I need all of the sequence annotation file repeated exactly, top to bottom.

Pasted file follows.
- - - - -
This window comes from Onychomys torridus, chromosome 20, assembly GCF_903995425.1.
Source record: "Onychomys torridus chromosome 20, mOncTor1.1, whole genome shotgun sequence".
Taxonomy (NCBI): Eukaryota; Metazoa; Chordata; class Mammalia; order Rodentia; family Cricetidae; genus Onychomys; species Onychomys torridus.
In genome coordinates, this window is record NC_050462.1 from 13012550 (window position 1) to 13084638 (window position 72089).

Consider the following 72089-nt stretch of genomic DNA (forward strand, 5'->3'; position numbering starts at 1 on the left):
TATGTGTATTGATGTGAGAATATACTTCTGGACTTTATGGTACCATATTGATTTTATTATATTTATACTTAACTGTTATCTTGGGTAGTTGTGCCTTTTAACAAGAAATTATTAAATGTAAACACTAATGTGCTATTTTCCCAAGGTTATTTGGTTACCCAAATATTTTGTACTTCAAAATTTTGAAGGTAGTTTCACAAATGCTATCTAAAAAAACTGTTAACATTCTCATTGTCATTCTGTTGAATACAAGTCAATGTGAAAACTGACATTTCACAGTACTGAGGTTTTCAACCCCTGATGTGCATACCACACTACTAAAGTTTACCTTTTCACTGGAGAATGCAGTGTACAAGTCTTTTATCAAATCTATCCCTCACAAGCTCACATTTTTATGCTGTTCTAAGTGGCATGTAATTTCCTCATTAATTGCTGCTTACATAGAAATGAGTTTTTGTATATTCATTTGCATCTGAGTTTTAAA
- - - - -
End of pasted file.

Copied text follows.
This window comes from Onychomys torridus, chromosome 20, assembly GCF_903995425.1.
Source record: "Onychomys torridus chromosome 20, mOncTor1.1, whole genome shotgun sequence".
Taxonomy (NCBI): Eukaryota; Metazoa; Chordata; class Mammalia; order Rodentia; family Cricetidae; genus Onychomys; species Onychomys torridus.
In genome coordinates, this window is record NC_050462.1 from 13012550 (window position 1) to 13084638 (window position 72089).

Consider the following 72089-nt stretch of genomic DNA (forward strand, 5'->3'; position numbering starts at 1 on the left):
TATGTGTATTGATGTGAGAATATACTTCTGGACTTTATGGTACCATATTGATTTTATTATATTTATACTTAACTGTTATCTTGGGTAGTTGTGCCTTTTAACAAGAAATTATTAAATGTAAACACTAATGTGCTATTTTCCCAAGGTTATTTGGTTACCCAAATATTTTGTACTTCAAAATTTTGAAGGTAGTTTCACAAATGCTATCTAAAAAAACTGTTAACATTCTCATTGTCATTCTGTTGAATACAAGTCAATGTGAAAACTGACATTTCACAGTACTGAGGTTTTCAACCCCTGATGTGCATACCACACTACTAAAGTTTACCTTTTCACTGGAGAATGCAGTGTACAAGTCTTTTATCAAATCTATCCCTCACAAGCTCACATTTTTATGCTGTTCTAAGTGGCATGTAATTTCCTCATTAATTGCTGCTTACATAGAAATGAGTTTTTGTATATTCATTTGCATCTGAGTTTTAAA